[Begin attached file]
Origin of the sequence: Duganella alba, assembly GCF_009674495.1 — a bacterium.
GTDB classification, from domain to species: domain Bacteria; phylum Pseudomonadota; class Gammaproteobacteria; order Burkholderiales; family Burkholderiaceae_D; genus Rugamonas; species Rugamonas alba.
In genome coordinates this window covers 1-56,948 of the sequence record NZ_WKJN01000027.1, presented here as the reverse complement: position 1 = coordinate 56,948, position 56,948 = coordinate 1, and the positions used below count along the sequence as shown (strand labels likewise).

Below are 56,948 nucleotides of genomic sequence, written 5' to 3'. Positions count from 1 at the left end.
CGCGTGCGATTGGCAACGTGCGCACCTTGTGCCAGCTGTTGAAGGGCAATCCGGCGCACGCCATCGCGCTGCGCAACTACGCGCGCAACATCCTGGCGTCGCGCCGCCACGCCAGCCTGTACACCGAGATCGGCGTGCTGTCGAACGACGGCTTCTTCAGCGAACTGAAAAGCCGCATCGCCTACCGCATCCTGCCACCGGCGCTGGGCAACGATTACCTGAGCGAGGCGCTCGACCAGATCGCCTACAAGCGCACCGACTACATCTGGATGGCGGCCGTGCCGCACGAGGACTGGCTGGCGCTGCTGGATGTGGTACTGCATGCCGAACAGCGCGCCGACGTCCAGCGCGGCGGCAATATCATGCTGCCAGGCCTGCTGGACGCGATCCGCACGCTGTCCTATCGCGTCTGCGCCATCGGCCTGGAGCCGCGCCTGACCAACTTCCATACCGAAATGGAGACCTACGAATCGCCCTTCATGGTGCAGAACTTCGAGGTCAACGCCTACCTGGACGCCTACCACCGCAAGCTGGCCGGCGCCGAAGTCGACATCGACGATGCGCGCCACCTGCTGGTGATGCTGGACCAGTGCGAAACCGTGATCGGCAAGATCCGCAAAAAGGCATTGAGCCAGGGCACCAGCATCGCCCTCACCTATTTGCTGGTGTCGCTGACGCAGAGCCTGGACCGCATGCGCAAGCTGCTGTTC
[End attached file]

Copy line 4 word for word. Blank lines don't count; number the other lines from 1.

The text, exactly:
Below are 56,948 nucleotides of genomic sequence, written 5' to 3'. Positions count from 1 at the left end.